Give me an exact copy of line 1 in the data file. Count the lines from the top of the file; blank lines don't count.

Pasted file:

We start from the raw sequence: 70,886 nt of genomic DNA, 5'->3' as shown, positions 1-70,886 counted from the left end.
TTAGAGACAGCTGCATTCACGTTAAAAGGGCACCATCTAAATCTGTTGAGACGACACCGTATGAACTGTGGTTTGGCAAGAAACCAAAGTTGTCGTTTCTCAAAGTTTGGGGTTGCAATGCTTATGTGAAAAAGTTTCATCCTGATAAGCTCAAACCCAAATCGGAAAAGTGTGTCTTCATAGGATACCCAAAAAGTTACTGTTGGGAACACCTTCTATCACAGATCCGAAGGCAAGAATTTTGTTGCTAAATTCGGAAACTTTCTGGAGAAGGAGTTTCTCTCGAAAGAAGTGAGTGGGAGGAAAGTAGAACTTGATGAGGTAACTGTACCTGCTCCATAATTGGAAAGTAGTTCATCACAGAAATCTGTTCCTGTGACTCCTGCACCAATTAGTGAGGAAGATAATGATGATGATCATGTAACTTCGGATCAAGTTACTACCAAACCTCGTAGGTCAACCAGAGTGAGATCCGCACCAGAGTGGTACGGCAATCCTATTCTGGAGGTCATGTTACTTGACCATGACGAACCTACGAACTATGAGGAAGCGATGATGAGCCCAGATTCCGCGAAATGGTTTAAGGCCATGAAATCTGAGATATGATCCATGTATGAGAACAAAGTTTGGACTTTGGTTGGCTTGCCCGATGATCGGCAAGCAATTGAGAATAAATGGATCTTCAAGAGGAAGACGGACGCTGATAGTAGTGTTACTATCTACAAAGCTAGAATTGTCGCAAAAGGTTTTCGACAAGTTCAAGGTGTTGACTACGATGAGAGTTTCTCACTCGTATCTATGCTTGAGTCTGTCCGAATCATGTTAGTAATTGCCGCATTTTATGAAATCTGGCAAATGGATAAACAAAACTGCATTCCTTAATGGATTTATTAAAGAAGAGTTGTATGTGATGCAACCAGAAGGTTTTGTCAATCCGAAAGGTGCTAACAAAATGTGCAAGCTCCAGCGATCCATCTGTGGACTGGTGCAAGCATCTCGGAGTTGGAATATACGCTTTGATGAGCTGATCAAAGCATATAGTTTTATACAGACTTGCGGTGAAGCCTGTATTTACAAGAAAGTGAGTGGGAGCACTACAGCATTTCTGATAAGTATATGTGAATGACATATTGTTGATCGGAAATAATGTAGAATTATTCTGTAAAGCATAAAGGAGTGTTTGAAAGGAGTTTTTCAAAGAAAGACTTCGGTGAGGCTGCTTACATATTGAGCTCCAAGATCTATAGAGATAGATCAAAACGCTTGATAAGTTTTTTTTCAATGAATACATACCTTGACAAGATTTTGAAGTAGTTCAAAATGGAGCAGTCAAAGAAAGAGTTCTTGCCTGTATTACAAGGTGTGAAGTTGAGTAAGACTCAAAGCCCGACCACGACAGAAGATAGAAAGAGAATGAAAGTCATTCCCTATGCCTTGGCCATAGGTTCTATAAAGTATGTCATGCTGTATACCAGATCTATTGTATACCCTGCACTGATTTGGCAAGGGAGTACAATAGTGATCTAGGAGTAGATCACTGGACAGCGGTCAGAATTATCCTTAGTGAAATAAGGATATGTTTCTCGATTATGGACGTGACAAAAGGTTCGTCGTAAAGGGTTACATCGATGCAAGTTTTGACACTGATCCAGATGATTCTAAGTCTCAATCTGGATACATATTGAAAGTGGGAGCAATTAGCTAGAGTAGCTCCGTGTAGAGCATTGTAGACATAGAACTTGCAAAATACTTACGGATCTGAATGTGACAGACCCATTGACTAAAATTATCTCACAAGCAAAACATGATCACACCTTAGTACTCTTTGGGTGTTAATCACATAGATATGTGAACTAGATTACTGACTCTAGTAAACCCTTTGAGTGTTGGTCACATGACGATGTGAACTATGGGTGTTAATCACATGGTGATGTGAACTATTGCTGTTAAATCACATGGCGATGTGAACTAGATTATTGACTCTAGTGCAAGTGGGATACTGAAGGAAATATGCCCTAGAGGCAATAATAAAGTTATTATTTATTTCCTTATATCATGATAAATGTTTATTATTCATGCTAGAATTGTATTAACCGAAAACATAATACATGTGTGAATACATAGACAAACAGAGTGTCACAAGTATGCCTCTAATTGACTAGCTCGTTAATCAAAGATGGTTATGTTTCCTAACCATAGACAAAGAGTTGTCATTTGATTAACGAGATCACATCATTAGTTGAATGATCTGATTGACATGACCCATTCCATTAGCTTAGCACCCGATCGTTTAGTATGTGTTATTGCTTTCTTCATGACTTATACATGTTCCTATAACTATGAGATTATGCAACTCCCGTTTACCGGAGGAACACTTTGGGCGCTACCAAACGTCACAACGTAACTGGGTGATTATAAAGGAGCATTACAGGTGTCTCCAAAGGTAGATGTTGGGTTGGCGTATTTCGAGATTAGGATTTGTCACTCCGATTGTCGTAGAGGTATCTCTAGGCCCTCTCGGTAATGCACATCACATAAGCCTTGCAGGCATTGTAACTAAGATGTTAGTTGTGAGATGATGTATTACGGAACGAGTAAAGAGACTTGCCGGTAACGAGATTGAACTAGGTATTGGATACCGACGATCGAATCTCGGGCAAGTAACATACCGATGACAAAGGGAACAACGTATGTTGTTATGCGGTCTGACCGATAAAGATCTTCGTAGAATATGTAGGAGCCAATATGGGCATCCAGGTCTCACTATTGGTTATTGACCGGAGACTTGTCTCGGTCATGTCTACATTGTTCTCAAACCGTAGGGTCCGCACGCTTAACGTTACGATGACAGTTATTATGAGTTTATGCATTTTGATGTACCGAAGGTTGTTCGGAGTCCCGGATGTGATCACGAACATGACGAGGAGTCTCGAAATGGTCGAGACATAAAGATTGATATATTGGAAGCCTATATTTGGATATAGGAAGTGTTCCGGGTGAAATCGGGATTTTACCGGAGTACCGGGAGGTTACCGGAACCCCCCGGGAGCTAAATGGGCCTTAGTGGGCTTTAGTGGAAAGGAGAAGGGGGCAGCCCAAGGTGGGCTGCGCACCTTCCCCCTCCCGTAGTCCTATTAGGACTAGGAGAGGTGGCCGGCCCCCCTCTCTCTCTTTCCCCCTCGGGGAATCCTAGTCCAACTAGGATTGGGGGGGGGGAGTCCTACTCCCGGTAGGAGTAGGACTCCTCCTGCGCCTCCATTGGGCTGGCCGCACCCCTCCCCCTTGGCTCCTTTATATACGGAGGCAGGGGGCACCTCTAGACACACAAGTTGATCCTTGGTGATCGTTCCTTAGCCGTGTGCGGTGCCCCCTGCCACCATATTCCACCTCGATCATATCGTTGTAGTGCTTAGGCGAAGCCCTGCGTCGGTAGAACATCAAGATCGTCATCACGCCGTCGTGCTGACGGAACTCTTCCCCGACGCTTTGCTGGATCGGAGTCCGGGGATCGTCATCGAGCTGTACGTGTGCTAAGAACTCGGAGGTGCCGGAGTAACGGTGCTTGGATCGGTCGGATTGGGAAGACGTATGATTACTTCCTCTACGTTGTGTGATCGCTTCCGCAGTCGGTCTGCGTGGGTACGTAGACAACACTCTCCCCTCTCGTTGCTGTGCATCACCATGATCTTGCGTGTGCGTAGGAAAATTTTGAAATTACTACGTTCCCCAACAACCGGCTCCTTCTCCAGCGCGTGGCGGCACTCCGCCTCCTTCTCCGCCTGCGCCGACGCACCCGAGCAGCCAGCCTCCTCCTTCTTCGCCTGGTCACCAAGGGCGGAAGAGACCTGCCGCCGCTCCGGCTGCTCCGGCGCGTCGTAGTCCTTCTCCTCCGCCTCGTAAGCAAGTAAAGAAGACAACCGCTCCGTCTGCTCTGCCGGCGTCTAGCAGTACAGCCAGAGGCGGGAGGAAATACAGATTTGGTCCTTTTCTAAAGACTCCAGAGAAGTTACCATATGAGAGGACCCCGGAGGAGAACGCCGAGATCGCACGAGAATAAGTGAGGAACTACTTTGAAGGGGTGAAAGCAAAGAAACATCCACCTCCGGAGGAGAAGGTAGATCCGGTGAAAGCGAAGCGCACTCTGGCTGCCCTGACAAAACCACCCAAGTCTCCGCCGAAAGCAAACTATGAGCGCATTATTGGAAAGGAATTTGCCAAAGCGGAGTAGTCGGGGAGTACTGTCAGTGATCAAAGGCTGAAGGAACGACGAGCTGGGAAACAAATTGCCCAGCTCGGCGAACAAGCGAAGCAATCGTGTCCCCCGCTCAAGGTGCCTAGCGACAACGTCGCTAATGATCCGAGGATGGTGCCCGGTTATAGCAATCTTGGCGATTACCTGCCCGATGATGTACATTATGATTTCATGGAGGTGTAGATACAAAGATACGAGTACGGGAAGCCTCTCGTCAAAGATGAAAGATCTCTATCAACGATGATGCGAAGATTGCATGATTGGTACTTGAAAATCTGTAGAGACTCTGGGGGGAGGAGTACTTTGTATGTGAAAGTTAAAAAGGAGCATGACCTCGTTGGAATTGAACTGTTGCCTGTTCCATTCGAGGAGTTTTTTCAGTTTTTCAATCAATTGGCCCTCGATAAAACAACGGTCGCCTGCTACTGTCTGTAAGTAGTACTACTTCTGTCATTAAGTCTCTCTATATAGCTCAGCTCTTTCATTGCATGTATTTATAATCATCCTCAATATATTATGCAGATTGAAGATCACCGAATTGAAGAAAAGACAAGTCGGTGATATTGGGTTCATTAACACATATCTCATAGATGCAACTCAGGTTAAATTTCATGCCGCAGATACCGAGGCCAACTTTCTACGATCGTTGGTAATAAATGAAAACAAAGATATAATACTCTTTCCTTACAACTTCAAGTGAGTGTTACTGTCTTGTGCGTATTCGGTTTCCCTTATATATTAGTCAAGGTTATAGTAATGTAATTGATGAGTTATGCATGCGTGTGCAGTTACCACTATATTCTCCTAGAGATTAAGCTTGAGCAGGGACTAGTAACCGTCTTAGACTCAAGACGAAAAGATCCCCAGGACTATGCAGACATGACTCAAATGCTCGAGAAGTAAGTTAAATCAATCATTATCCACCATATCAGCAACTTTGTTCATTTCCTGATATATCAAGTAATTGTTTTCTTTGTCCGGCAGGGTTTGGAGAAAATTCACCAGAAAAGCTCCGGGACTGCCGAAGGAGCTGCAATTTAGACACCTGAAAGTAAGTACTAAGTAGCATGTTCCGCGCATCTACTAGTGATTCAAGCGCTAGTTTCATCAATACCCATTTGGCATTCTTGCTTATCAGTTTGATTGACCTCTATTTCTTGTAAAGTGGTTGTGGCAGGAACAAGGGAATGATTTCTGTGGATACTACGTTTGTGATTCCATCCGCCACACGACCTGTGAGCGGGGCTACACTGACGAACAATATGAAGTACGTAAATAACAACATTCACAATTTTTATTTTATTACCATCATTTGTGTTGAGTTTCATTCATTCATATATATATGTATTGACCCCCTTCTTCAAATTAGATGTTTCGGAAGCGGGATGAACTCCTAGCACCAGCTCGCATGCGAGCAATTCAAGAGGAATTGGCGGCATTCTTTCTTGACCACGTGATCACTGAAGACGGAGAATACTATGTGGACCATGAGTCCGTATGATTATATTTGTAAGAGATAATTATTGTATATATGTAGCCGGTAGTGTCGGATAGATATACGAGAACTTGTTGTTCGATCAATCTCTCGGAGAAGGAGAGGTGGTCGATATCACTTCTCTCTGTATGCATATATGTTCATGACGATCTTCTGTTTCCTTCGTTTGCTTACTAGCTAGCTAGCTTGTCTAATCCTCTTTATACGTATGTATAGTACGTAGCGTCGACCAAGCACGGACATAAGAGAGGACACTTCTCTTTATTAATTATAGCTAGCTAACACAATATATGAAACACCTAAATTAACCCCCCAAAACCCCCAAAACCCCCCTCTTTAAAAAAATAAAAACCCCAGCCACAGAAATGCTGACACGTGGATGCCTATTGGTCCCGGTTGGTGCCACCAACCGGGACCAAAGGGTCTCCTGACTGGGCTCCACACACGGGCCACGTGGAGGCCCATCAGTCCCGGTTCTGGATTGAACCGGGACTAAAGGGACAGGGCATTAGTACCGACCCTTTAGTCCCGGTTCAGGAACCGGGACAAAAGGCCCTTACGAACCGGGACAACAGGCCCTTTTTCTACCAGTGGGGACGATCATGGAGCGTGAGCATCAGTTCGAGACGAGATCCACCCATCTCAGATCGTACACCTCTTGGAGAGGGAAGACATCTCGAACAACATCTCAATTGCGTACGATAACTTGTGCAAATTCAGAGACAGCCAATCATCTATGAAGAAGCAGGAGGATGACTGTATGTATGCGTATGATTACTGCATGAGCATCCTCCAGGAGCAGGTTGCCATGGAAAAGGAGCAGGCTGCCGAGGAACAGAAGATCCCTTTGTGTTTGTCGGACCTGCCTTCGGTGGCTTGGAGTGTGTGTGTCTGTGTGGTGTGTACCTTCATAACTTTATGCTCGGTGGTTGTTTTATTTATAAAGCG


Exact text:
We start from the raw sequence: 70,886 nt of genomic DNA, 5'->3' as shown, positions 1-70,886 counted from the left end.